Monday, July 27, 2015

Twitter in the Classroom

Twitter has opened the door of possibilities for my 1st grade classroom over the past year and a half. My students have had the chance to learn from students all over the United States and Canada. We have shared our passion for learning by tweeting and sharing pictures about what we are doing in our classroom. Others have commented on our tweets and asked deeper questions which has given my students the opportunity to share even more. Having an authentic audience has inspired my students to work harder and to continually ask if they can share out what they are learning and creating. The possibilities for using Twitter in the classroom are only limited by your imagination. This year, my class took part in International Dot Day, a collaborative book chat (#1bc15), weekly math challenges (#1mtgr), a Lucky Charms graphing project (read about it here), and even a pumpkin seed counting activity via Twitter with a class in Oshawa, Canada. You can read about that experience in this post

Although Twitter was the starting point for all of these collaborations so much more came out of these experiences. In many cases, my class also met the other classes face to face through Skype or a Google Hangout. We even participated in a collaborative Kahoot quiz at the end of the year with 3 other classes all from different states. 

As technology brings the world closer together, we as teachers also need to get on board and bring our classes together. We have so much to learn from each other! I work in a small, somewhat rural area with very little diversity. Many of my students are not fortunate enough to travel and realize the diversity that lies outside of our area. By giving my students these opportunities they are are beginning to realize that the world is a much bigger place and that kids around the world are really not any different than they are. They are learning similar things in school, they love to play on the playground, they have brothers, sisters, and pets, and they all seem to love eating pizza.  I feel that by providing my students these opportunities, I am also in some small way helping to break down stereotypes and fears and helping them to become accepting of all people no matter their background, location, etc.

We live in a time that if you're not connected, you're missing out on so much the world has to offer you. If you haven't used Twitter with your class, I highly encourage you to take the leap of faith and give it a try this year with your students. 

If you're ready to take the leap, please add your class Twitter information to this shared document,  The document is broken down by grade level so you can better find classes to collaborate with.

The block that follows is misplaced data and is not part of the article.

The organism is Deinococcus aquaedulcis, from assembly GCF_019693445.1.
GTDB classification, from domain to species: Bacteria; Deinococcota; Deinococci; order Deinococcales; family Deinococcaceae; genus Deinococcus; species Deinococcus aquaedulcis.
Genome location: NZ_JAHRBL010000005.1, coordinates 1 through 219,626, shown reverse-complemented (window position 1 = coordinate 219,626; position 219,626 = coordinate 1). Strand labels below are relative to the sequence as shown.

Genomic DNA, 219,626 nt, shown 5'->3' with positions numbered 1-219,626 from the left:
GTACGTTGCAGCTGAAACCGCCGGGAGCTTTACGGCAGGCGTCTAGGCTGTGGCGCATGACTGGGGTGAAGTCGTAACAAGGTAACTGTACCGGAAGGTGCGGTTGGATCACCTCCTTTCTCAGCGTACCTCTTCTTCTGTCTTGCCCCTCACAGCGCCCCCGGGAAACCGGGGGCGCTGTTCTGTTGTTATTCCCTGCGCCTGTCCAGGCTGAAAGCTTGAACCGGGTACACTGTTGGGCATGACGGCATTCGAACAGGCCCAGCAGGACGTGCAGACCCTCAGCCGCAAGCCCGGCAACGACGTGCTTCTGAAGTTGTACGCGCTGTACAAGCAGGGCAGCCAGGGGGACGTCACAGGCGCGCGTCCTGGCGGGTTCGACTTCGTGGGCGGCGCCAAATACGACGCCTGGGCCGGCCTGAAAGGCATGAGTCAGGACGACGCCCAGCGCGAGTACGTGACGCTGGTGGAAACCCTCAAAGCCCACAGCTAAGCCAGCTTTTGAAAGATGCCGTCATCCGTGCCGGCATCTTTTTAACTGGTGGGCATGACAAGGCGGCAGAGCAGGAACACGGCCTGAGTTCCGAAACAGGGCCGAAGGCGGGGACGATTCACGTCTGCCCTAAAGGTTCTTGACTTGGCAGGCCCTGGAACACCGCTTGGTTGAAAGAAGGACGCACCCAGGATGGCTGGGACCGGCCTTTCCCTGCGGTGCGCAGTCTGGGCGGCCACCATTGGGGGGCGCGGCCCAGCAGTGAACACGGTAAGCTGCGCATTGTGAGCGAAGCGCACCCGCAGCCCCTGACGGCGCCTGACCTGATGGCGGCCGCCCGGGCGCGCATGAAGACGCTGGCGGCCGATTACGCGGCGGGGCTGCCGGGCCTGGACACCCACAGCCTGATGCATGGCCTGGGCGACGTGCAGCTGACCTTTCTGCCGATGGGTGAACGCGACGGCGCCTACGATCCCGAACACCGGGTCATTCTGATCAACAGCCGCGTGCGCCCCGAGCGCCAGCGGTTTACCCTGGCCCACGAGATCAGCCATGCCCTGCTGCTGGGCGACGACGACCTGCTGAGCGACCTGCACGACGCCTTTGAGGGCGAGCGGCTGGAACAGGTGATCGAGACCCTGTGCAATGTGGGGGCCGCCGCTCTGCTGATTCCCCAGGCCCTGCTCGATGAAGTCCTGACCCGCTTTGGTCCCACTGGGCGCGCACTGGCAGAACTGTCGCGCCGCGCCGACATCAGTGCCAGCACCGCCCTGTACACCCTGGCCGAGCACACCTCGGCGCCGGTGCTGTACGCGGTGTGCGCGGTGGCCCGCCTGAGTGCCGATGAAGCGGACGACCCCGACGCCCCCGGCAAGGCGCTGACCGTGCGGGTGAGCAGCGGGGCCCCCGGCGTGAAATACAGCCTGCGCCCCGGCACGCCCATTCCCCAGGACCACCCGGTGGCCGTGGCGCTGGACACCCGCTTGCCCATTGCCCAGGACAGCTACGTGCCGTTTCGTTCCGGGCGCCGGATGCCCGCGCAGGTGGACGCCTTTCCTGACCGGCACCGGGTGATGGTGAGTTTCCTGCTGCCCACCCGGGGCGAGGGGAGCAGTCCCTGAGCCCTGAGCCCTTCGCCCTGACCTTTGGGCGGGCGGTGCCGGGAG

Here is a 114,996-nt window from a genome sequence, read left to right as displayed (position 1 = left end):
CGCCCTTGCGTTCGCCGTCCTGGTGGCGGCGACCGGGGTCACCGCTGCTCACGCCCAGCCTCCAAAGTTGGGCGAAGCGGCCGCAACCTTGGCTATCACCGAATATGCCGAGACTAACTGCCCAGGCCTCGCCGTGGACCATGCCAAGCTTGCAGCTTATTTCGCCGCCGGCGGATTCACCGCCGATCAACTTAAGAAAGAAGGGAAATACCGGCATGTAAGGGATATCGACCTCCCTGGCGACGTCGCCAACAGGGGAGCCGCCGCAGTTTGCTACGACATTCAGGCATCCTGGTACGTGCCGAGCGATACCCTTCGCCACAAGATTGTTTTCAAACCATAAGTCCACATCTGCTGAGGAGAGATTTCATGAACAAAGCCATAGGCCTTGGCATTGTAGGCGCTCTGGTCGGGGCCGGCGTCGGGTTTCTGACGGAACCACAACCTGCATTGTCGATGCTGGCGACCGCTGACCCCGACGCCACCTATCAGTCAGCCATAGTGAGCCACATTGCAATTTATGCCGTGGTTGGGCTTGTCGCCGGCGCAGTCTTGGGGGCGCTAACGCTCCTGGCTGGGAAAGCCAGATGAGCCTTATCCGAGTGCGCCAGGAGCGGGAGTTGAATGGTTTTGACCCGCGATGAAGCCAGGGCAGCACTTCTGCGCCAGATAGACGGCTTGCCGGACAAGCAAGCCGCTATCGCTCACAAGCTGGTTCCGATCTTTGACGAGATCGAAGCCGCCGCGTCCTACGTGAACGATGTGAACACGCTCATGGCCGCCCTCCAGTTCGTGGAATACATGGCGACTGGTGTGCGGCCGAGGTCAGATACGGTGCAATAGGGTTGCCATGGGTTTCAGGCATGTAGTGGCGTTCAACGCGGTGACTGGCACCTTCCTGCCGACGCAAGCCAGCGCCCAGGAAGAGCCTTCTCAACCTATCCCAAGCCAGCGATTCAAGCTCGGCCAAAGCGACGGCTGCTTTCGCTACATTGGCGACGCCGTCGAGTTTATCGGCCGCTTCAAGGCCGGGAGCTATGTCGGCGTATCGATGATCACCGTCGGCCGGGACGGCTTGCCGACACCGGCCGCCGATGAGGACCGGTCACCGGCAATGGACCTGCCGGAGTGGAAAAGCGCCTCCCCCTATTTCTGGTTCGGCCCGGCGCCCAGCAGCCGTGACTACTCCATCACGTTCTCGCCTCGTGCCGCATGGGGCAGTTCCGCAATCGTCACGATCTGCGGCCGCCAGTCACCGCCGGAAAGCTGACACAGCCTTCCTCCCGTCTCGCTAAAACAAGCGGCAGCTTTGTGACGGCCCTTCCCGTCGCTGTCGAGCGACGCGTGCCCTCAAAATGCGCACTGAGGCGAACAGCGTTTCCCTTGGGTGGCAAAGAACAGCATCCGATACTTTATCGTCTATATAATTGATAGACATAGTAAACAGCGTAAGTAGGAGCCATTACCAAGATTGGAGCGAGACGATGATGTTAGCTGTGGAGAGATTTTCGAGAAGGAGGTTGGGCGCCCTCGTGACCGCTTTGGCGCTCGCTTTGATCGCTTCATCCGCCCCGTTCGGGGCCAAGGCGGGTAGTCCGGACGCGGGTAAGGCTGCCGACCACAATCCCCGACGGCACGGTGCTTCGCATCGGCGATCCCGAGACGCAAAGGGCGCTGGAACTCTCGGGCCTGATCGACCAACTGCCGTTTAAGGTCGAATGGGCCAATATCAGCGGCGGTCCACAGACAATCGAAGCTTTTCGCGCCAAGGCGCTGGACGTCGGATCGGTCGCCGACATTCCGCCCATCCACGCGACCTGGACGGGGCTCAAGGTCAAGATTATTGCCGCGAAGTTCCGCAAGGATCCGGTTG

If you're still on the fence and want some more information, feel free to reach out to me via Twitter, @smalchow, or send me an email (my contact info is in the sidebar)-  I'd be happy to chat with you.  I'm also doing a presentation on Twitter in the Classroom next week and will be posting my presentation here if you're interested.

Wednesday, July 1, 2015

ISTE 2015, I mean, #notatISTE2015

ISTE2015 is going on right now in Philadelphia and as much as I wish I could be there, I just couldn't swing it- financially or time-wise, so I am participating virtually from the comfort of my own home through the #notatiste15 Google+ community that Jen Wagner has started. This has been a great way to collaborate and have a little fun at the same time. Jen has put together an ISTE challenge which includes things such as creating your own #NotatISTE badge complete with ribbons, ISTE bingo, Photobombing the keynote, participating via Twitter and so much more... there are even door prizes. 
I learned about a new app called Periscope which has allowed me to watch, either live or after the fact, the various Ignite sessions from ISTE. I'm already starting to ponder how this app can be useful in my own classroom- maybe live broadcasts of student presentations? I also now have a Voxer account. Still trying to figure that out. One night there was even a Karoke event via Voxer for those of us not able to attend ISTE. Who says the Philadelphia nightlife can't still be a part of virtual PD? Needless to say, I chickened out on the Karoke. Love to sing, but not sure if others would love to hear me sing.
With a busy schedule, 2 little boys wrestling on my living room floor and all things mom related that need to take place despite the fact that it is ISTE time, I am doing my best to read tweets, watch presentations and participate in some of the challenges. To my benefit though- I can continue to benefit from all of the learning via the Google+ community long after the conference draws to a close.
Thanks Jen for all of the hard work you have put into making the #notatISTE community such a great place for PD and Fun!!!!